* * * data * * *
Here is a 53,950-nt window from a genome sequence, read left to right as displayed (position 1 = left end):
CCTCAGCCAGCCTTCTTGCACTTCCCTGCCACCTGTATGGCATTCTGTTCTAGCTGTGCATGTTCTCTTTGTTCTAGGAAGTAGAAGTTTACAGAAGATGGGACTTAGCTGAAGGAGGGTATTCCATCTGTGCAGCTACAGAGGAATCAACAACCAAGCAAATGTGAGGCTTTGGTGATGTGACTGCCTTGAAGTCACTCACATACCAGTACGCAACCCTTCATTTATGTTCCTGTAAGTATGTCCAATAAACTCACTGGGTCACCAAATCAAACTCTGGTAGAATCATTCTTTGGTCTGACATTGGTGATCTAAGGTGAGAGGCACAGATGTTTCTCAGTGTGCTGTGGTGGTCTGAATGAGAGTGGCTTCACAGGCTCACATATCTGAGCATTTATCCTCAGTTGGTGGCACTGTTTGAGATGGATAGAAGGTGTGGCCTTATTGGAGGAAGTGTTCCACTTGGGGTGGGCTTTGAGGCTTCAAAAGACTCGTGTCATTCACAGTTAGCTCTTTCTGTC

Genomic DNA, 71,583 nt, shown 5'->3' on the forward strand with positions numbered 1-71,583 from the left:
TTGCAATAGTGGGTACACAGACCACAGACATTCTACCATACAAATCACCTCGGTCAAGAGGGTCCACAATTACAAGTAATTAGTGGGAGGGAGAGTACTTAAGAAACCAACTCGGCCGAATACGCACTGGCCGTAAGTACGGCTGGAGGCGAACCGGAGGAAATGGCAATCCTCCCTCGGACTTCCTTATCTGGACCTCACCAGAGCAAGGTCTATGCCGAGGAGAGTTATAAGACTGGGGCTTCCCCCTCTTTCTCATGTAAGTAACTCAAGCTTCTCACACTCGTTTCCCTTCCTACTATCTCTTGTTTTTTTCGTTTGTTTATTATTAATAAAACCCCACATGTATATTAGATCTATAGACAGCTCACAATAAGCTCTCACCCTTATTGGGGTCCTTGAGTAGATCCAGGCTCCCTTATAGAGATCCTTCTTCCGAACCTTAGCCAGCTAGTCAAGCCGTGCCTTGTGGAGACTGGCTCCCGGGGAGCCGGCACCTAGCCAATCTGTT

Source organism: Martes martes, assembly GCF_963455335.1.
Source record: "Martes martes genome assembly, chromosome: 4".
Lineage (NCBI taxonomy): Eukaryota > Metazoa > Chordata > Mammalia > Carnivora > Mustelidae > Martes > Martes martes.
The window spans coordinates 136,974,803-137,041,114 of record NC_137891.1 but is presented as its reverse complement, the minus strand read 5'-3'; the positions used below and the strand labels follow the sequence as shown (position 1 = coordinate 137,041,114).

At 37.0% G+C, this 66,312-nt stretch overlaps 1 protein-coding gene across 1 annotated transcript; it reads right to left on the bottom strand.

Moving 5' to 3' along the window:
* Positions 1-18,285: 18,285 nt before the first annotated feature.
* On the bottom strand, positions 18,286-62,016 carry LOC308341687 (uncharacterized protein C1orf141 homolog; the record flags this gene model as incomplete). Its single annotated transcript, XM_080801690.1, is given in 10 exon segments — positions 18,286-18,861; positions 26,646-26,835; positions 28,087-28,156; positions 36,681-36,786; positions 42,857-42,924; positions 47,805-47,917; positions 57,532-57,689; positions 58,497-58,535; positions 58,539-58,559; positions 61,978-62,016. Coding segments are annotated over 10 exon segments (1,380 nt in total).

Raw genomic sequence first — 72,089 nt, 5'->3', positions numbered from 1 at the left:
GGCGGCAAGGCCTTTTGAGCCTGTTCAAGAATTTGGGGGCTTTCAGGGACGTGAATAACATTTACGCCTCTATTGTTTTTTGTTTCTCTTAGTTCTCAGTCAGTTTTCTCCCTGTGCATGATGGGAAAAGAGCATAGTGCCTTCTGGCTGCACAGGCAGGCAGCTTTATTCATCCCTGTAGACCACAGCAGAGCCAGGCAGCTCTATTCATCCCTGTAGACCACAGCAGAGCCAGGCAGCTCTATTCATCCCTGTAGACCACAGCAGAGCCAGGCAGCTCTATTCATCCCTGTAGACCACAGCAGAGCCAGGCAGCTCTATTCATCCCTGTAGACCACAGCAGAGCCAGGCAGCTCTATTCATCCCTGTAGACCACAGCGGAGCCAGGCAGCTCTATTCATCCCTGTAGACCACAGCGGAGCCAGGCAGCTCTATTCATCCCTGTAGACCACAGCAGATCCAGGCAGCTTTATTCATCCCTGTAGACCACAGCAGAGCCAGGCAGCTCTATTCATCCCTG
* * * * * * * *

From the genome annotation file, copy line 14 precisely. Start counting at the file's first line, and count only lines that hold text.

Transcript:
GGCGGCAAGGCCTTTTGAGCCTGTTCAAGAATTTGGGGGCTTTCAGGGACGTGAATAACATTTACGCCTCTATTGTTTTTTGTTTCTCTTAGTTCTCAGTCAGTTTTCTCCCTGTGCATGATGGGAAAAGAGCATAGTGCCTTCTGGCTGCACAGGCAGGCAGCTTTATTCATCCCTGTAGACCACAGCAGAGCCAGGCAGCTCTATTCATCCCTGTAGACCACAGCAGAGCCAGGCAGCTCTATTCATCCCTGTAGACCACAGCAGAGCCAGGCAGCTCTATTCATCCCTGTAGACCACAGCAGAGCCAGGCAGCTCTATTCATCCCTGTAGACCACAGCAGAGCCAGGCAGCTCTATTCATCCCTGTAGACCACAGCGGAGCCAGGCAGCTCTATTCATCCCTGTAGACCACAGCGGAGCCAGGCAGCTCTATTCATCCCTGTAGACCACAGCAGATCCAGGCAGCTTTATTCATCCCTGTAGACCACAGCAGAGCCAGGCAGCTCTATTCATCCCTG